Correction to This Article
The June 28 Washington Sketch incorrectly reported that, during the Senate debate on a flag-desecration amendment, Sen. Arlen Specter (R-Pa.) delivered a speech about a judicial nominee. The speech was about a former budget official who had testified before the Judiciary Committee.
Not Quite the Banner Day One Might Have Hoped For

By Dana Milbank
Wednesday, June 28, 2006

As the Senate's flag-desecration debate heated up yesterday and the sparks began to fly -- but before the smoke cleared -- the amendment's backers were asked a burning question: Is this the most important issue facing the nation?

The senators rushed to extinguish the very thought.

"I don't think anybody would say it's the most important," said Sen. Trent Lott (R-Miss.).

"No, no, not even close," said Sen. John Ensign (R-Nev.), who, like Lott and 57 other senators, nevertheless signed on as a co-sponsor of the amendment.

"Ha, ha, ha," Sen. Kay Bailey Hutchison (R-Tex.), another co-sponsor, replied, before disappearing through an unmarked doorway.

In fact, when the question was put to 19 Senate supporters of the amendment yesterday in the Capitol corridors off of the Senate chamber, only one -- amendment author Orrin Hatch (R-Utah) -- asserted that this was indeed the nation's No. 1 priority. And that was only after some serious goading.

So why is the Senate, which came within one vote of approving the amendment yesterday, giving the matter such prominence?

Backers of the flag amendment had planned to make the issue the highlight of their last week in town before the July 4 recess. But by midday yesterday, they were flagging. Originally planning to spend as many as four days of debate on the amendment, they decided to get rid of it before sunset. "This is the day we're dealing with it," Sen. Jon Kyl (R-Ariz.) vowed as he made his way to the chamber.

Out on a lethargic Senate floor, both sides were struggling to find speakers to fill the time for debate. Starting at 11 a.m., the lawmakers killed time with five quorum calls as they hunted for somebody to take the floor; one quorum call ended only when the senators decided it was time for lunch.

After a two-hour party lunch, Republican senators went to the microphone to talk about national security, not flag security. By late afternoon, Judiciary Committee Chairman Arlen Specter (R-Pa.) gave up the flag talk entirely and gave a speech instead about a judicial nominee.

"It's not a burning issue," a wry Sen. Gordon Smith (R-Ore.) told The Hill newspaper's Jonathan Allen off the Senate floor. Smith, a backer of the amendment, betrayed no hint that his wordplay was intentional.

Nearby, Sen. John Sununu (R-N.H.) was practically running from the debate. Would he take a question about flag burning? "Uh, no," he said. He paused to reconsider, then walked away briskly. "No, sorry," he reaffirmed.

If wrapping oneself in the flag were a form of desecration, senators on both sides of the issue would have been in some trouble yesterday. Majority Leader Bill Frist (R-Tenn.) called a midday news conference outside his office with two colleagues. They stood in front of three gold-trimmed flags, eagles atop each.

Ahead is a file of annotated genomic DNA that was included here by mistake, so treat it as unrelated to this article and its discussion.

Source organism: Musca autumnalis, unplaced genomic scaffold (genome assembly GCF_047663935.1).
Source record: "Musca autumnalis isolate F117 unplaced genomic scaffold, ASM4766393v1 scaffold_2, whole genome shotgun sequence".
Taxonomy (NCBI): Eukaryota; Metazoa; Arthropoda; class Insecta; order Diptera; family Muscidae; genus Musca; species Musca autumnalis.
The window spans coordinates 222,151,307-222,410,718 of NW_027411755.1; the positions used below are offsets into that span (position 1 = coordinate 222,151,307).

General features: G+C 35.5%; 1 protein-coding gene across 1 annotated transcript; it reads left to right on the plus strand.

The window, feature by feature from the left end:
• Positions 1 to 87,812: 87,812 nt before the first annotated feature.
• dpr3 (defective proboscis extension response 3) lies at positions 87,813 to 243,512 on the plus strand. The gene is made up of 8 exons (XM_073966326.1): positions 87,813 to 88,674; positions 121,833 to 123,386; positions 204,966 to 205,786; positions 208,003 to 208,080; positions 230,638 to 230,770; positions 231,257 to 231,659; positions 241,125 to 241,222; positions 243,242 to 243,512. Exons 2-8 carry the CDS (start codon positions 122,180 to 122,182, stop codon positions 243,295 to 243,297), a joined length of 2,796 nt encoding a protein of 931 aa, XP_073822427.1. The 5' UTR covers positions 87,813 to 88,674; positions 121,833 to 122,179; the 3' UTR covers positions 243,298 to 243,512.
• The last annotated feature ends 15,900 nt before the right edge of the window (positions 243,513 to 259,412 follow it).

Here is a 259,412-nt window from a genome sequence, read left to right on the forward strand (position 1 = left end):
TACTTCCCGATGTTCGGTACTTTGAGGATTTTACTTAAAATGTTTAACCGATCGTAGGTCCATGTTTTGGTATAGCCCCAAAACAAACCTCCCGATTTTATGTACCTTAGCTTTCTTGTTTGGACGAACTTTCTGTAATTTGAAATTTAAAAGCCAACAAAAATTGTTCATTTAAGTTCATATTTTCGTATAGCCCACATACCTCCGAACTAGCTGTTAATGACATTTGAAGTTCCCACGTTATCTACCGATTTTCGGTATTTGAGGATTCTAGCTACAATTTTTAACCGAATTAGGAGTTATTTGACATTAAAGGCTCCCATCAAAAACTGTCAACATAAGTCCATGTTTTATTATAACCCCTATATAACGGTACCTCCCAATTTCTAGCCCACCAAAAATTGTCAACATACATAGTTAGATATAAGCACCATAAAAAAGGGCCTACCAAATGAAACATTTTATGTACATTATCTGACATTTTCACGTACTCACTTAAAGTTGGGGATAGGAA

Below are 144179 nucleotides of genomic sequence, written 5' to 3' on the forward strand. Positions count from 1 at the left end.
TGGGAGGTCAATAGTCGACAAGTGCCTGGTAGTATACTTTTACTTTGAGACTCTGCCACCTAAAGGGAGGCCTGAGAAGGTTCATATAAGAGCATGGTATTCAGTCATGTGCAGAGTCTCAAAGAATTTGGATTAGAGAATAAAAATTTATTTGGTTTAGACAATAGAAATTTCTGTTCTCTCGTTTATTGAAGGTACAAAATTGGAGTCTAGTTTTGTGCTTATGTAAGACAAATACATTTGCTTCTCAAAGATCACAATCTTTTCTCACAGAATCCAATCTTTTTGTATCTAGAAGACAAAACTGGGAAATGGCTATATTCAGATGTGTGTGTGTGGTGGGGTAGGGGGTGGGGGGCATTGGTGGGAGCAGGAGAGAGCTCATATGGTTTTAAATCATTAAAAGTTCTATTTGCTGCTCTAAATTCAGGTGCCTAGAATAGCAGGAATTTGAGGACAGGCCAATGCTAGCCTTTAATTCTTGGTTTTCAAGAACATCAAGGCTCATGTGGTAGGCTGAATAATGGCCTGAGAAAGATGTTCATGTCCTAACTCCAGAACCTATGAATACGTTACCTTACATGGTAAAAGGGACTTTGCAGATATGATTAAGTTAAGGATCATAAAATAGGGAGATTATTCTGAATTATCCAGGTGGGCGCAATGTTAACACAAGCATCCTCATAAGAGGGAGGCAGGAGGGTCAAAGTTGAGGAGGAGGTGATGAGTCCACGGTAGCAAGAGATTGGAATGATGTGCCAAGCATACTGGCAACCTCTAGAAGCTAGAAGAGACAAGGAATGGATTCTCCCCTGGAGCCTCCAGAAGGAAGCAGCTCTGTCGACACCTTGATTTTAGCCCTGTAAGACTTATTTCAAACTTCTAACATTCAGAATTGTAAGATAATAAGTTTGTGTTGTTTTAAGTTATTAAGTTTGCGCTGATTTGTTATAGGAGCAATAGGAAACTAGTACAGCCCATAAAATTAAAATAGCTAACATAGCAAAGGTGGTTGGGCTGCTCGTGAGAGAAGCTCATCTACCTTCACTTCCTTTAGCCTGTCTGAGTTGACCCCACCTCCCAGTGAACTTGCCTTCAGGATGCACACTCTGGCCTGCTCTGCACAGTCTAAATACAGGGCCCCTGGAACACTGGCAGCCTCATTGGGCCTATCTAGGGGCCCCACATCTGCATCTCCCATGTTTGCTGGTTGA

"The American flag represents everything this country stands for," Sen. Jim Bunning (R-Ky.) told the assembled. "I am ready to go on this amendment!"

But is this the most important issue facing the nation? Frist was uneasy. "You know, it's interesting, in terms of the question of why, why, why now," he began, then decided to rephrase the question. "Is it important?" he asked. "You bet it's important."

Fortunately for Frist, his Democratic counterpart was struggling on another flag-bedecked stage. "I think we have some misplaced priorities," Sen. Harry Reid (Nev.) said, condemning the amendment at a news conference. "I don't think it's the right time to bring up the issue." Reid seemed a bit sheepish as he acknowledged, "I'll vote for it."

So if he thinks bringing it up is such a bad idea, why is he voting for it? "I'm confident it won't pass," Reid explained.

Hatch alone seemed unburdened of doubt. "This sends a message to the [Supreme] Court like it's never been sent before!" he said. "In my opinion, there's nothing that would supersede this in importance."

Nobody would join Hatch in assigning the "most important" label.

"I know how y'all use those questions," said a suspicious George Allen (R-Va.).

"I'm not going to put it 'the most important,' " said Norm Coleman (R-Minn.).

"I wouldn't call it the most pressing," demurred John Cornyn (R-Tex.) How about top 10? "I can't give you a top 10," Cornyn again dodged.

Out on the floor, the debate was getting sloppy. Sen. Dianne Feinstein (D-Calif.), a supporter, displayed a poster of Iwo Jima. Sen. Frank Lautenberg (D-N.J.), an opponent, countered with a poster of Kid Rock wearing a flag.

Was this any way to amend the Constitution? Hatch went to the floor to steel the chamber's resolve. "I was asked this afternoon by a large body of media: Is this the most important thing the Senate could be doing at this time?" he told his colleagues, answering the question, "I can tell you: You're darned right it is."

An hour later, Hatch fell a vote short of his goal. But there was no time to wallow: Oregon's Smith was already on the floor, hailing Oregon State University's college baseball World Series victory.

"Mr. President," Smith announced with an enthusiasm that eluded him during the flag-burning debate, "I stand before you a Beaver believer."

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